Evolution of NYC Fashion, As Told Through “The Deuce”

All along 42nd Street, figures identifiable by their skin tight cropped halter tops, oversized fur coats and clunky mustard heels navigate the noticeably gritty streets at nightfall. These women, with jeweled mini-clutches held firm in one hand and long velvet capes slung over one shoulder, steal the spotlight with their unmistakable confidence and raunchy fashion. They stand on those street corners for one purpose alone: to attract high-paying customers.

This is an unrecognizable image of a much seedier Times Square painted by HBO’s new television series The Deuce. This TV show is set in a 1970’s Time Square, a far cry from the family-friendly tourist trap we all know today. This section of New York City had adult theaters, strip clubs and drug deals on every street corner, and represented a city on the brink of ruins. Of course, this image of Times Square and of New York City has changed tremendously since then, but there are still some parallels between this New York City and modern-day New York City. One of these parallels is found in fashion. 

It’s no secret that as decades come and go, we witness numerous trends reach their peak before descending back into obscurity. The New York City fashion scene is no exception to this phenomenon. For one, while The Deuce mainly showcases outfits that were worn amongst the sex industry workers of the time, the costume choices for these characters weren’t completely devoid of the 1970’s “mainstream style.”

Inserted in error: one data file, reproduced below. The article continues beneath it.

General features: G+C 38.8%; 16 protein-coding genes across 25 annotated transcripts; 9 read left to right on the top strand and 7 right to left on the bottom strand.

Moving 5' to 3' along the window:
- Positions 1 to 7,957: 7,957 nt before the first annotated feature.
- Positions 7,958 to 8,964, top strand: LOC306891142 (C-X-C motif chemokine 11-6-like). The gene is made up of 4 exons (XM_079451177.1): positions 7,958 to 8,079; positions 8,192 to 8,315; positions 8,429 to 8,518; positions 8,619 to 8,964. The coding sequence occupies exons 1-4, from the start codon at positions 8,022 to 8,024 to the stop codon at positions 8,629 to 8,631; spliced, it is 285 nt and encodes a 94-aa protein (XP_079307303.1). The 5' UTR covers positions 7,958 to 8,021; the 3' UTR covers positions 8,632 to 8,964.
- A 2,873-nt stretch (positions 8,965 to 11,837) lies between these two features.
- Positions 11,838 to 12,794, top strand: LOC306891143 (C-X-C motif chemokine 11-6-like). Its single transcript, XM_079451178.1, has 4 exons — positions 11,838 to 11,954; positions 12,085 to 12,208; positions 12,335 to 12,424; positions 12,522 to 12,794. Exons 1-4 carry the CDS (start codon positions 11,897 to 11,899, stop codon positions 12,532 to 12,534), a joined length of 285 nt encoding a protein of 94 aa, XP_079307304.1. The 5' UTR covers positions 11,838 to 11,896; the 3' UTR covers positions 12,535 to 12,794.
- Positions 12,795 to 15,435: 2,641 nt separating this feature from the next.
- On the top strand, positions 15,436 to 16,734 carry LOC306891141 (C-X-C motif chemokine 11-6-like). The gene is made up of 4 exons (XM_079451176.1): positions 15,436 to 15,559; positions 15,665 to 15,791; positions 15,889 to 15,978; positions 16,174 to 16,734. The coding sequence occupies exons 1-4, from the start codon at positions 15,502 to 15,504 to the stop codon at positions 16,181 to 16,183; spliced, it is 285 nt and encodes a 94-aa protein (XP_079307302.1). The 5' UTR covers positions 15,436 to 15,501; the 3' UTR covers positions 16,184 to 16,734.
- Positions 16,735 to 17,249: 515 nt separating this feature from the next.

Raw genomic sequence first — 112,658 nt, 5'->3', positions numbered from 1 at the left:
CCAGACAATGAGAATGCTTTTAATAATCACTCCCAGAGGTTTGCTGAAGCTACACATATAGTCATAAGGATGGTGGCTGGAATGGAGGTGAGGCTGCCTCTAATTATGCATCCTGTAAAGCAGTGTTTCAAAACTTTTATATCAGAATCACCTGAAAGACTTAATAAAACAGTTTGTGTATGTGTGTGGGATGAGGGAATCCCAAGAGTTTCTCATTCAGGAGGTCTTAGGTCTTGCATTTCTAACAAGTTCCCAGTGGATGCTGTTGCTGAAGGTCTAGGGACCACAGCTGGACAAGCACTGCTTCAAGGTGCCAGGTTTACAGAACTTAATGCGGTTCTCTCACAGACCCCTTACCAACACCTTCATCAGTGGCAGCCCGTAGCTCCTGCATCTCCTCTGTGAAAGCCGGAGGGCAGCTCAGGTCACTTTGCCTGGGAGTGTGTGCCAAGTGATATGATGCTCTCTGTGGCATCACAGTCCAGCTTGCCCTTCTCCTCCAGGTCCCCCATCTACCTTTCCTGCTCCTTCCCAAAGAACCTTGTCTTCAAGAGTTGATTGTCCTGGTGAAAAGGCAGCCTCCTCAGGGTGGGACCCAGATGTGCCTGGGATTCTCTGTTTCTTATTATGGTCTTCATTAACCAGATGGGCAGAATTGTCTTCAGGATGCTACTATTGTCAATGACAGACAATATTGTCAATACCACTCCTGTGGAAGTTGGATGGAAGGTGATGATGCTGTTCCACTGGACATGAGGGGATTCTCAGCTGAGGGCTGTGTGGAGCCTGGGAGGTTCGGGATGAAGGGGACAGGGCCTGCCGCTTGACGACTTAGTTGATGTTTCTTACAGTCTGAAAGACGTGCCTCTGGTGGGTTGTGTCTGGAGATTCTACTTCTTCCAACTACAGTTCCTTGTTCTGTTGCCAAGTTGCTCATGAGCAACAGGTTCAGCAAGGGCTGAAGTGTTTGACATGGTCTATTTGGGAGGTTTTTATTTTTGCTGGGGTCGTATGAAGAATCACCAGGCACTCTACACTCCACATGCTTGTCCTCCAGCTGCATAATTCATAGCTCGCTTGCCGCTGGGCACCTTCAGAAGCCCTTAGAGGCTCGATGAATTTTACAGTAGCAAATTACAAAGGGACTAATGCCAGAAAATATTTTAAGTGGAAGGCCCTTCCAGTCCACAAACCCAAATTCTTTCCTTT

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Source: TV Guide

Take the ensemble worn by the character Candy in the Pilot episode. If there’s one thing to emphasize, it would be that her fashion is representative of all New York hooker fashion of the decade: fighting a constant battle between grit and glamour. While the two categories had been forcibly separated from each other in the past, as only the brave would dare to pair the distinct styles in one look, Candy’s ensemble proves to be a unique way of blending those two categories to appear not only unified, but also fashionable. 

These parallels add to the ongoing narrative about the New York City fashion scene that harbors style risk-takers and statement-makers, even in modern-day fashion. 1970’s clothing staples and accessories, such as wide-legged pants, bold prints, crop tops and furry outerwear, can be seen on many “fashion-forward” New Yorkers today. As stereotypical ideas and correlations between clothing and a person’s life begin to fade with time, people start to view clothing as a way for people to express themselves. What was once a style reserved for the least-glamorous workers in New York City is given a new purpose, and a new outlook, by this generation of fashion risk-takers. 

Sherah Ndjongo is a staff writer. Email her at violetvision@nyunews.com.

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